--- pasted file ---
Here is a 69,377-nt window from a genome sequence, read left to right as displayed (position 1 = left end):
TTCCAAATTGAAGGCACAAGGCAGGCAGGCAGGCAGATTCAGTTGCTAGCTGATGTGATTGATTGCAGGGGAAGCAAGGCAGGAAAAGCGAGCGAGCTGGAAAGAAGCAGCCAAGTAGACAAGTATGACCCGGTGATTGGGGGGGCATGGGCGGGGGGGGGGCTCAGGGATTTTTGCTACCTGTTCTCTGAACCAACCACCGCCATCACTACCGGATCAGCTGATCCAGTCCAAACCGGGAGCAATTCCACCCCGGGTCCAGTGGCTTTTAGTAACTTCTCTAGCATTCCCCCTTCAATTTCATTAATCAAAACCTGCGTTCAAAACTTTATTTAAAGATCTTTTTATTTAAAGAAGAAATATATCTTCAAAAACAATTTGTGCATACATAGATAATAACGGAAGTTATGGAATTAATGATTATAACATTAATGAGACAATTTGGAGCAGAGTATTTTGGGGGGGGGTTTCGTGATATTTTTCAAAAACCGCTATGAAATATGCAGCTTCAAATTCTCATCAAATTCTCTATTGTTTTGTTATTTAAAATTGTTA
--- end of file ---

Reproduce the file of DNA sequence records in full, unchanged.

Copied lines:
Here is a 69,377-nt window from a genome sequence, read left to right as displayed (position 1 = left end):
TTCCAAATTGAAGGCACAAGGCAGGCAGGCAGGCAGATTCAGTTGCTAGCTGATGTGATTGATTGCAGGGGAAGCAAGGCAGGAAAAGCGAGCGAGCTGGAAAGAAGCAGCCAAGTAGACAAGTATGACCCGGTGATTGGGGGGGCATGGGCGGGGGGGGGGCTCAGGGATTTTTGCTACCTGTTCTCTGAACCAACCACCGCCATCACTACCGGATCAGCTGATCCAGTCCAAACCGGGAGCAATTCCACCCCGGGTCCAGTGGCTTTTAGTAACTTCTCTAGCATTCCCCCTTCAATTTCATTAATCAAAACCTGCGTTCAAAACTTTATTTAAAGATCTTTTTATTTAAAGAAGAAATATATCTTCAAAAACAATTTGTGCATACATAGATAATAACGGAAGTTATGGAATTAATGATTATAACATTAATGAGACAATTTGGAGCAGAGTATTTTGGGGGGGGGTTTCGTGATATTTTTCAAAAACCGCTATGAAATATGCAGCTTCAAATTCTCATCAAATTCTCTATTGTTTTGTTATTTAAAATTGTTA